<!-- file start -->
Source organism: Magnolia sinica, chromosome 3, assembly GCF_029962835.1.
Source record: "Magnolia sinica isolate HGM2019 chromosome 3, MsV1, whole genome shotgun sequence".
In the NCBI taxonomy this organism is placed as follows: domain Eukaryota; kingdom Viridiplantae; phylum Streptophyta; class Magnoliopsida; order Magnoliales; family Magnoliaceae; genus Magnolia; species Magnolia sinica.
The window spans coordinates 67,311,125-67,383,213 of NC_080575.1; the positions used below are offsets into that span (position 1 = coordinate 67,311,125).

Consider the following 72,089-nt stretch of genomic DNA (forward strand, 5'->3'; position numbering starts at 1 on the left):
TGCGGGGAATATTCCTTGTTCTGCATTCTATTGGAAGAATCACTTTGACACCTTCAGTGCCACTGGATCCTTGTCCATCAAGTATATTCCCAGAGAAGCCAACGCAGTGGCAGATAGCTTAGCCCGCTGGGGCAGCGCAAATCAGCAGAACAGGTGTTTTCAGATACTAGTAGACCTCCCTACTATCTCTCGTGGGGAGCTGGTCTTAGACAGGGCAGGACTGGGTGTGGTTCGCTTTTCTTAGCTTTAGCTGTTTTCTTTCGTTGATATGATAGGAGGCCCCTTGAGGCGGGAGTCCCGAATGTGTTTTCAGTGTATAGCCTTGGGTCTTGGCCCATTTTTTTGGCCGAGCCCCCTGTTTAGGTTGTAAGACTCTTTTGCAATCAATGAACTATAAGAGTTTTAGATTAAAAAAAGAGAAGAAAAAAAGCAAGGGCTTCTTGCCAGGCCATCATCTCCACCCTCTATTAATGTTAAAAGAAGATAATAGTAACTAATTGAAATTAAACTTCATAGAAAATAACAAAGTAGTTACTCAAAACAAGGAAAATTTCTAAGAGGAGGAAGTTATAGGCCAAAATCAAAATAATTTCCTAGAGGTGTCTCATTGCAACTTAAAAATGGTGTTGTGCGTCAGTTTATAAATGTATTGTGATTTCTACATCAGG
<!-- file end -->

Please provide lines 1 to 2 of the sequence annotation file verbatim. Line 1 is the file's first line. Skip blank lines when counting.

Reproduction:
Source organism: Magnolia sinica, chromosome 3, assembly GCF_029962835.1.
Source record: "Magnolia sinica isolate HGM2019 chromosome 3, MsV1, whole genome shotgun sequence".